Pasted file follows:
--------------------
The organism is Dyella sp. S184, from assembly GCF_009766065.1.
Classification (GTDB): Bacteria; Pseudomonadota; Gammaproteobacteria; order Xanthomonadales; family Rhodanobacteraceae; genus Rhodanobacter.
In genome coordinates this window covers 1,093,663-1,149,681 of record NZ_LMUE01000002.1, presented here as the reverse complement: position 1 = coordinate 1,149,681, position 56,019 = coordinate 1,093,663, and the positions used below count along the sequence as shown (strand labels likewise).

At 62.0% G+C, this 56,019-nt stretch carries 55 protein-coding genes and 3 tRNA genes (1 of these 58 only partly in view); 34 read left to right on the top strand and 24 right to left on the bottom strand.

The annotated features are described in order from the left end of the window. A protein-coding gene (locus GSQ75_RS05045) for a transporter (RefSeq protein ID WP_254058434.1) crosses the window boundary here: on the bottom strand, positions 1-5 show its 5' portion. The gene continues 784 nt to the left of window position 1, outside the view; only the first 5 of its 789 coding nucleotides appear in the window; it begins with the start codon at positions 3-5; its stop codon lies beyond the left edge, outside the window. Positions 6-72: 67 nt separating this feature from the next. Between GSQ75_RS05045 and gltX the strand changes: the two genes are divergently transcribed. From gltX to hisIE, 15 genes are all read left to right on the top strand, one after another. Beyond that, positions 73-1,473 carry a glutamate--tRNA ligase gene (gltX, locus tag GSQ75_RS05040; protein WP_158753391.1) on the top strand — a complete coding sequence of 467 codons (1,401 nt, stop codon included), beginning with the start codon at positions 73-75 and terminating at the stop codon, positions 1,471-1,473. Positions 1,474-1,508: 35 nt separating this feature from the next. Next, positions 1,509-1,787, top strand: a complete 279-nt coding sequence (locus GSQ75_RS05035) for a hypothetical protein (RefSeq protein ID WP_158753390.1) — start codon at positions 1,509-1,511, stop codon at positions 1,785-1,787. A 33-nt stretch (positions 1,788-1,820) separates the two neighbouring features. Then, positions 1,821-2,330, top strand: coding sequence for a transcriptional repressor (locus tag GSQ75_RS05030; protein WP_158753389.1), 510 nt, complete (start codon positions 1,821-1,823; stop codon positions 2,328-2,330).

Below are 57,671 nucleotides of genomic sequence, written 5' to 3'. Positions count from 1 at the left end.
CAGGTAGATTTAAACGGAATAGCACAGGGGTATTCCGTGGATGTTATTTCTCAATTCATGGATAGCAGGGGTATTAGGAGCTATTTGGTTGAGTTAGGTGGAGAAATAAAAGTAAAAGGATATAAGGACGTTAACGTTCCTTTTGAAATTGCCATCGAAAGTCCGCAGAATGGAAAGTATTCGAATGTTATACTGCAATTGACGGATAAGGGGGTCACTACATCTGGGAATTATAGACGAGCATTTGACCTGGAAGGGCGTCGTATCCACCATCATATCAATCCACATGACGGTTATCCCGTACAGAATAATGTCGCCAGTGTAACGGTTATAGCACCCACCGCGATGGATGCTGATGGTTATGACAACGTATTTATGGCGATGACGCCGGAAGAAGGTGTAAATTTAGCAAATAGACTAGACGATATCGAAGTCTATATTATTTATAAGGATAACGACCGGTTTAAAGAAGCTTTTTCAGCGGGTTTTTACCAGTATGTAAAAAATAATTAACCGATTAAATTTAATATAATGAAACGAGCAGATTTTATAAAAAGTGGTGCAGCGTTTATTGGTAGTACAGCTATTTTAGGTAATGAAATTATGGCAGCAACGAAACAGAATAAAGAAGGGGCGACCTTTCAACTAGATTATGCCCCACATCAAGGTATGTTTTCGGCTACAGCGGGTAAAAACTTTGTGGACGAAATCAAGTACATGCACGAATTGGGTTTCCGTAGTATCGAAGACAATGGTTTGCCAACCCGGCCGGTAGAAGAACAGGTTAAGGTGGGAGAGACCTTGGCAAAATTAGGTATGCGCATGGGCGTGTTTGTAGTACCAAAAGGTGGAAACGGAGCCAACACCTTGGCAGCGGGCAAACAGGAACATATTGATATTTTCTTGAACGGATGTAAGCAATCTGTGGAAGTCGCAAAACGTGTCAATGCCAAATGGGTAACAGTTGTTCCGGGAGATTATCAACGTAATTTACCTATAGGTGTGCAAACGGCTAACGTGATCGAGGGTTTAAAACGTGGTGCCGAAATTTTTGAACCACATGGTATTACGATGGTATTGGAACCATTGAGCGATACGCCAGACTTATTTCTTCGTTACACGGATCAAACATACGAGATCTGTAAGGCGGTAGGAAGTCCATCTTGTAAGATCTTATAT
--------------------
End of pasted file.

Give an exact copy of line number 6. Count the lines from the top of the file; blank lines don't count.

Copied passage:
Below are 57,671 nucleotides of genomic sequence, written 5' to 3'. Positions count from 1 at the left end.